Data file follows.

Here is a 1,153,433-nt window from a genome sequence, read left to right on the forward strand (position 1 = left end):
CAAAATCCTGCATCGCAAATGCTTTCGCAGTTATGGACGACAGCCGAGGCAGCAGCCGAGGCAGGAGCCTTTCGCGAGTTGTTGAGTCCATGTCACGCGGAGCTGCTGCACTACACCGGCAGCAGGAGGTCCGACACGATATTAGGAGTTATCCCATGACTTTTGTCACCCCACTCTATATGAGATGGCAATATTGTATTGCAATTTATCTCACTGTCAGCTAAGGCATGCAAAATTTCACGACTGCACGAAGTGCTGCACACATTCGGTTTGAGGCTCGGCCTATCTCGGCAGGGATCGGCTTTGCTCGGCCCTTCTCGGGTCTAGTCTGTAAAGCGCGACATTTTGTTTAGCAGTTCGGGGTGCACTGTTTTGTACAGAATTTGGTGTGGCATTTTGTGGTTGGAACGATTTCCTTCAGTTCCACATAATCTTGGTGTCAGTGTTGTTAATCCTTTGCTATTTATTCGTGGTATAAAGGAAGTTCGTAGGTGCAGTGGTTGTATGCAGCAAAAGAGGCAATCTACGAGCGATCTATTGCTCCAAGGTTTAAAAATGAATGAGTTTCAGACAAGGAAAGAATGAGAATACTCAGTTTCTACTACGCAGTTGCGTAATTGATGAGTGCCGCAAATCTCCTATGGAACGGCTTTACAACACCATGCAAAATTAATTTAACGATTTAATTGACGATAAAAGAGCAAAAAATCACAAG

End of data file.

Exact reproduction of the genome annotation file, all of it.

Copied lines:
Here is a 1,153,433-nt window from a genome sequence, read left to right on the forward strand (position 1 = left end):
CAAAATCCTGCATCGCAAATGCTTTCGCAGTTATGGACGACAGCCGAGGCAGCAGCCGAGGCAGGAGCCTTTCGCGAGTTGTTGAGTCCATGTCACGCGGAGCTGCTGCACTACACCGGCAGCAGGAGGTCCGACACGATATTAGGAGTTATCCCATGACTTTTGTCACCCCACTCTATATGAGATGGCAATATTGTATTGCAATTTATCTCACTGTCAGCTAAGGCATGCAAAATTTCACGACTGCACGAAGTGCTGCACACATTCGGTTTGAGGCTCGGCCTATCTCGGCAGGGATCGGCTTTGCTCGGCCCTTCTCGGGTCTAGTCTGTAAAGCGCGACATTTTGTTTAGCAGTTCGGGGTGCACTGTTTTGTACAGAATTTGGTGTGGCATTTTGTGGTTGGAACGATTTCCTTCAGTTCCACATAATCTTGGTGTCAGTGTTGTTAATCCTTTGCTATTTATTCGTGGTATAAAGGAAGTTCGTAGGTGCAGTGGTTGTATGCAGCAAAAGAGGCAATCTACGAGCGATCTATTGCTCCAAGGTTTAAAAATGAATGAGTTTCAGACAAGGAAAGAATGAGAATACTCAGTTTCTACTACGCAGTTGCGTAATTGATGAGTGCCGCAAATCTCCTATGGAACGGCTTTACAACACCATGCAAAATTAATTTAACGATTTAATTGACGATAAAAGAGCAAAAAATCACAAG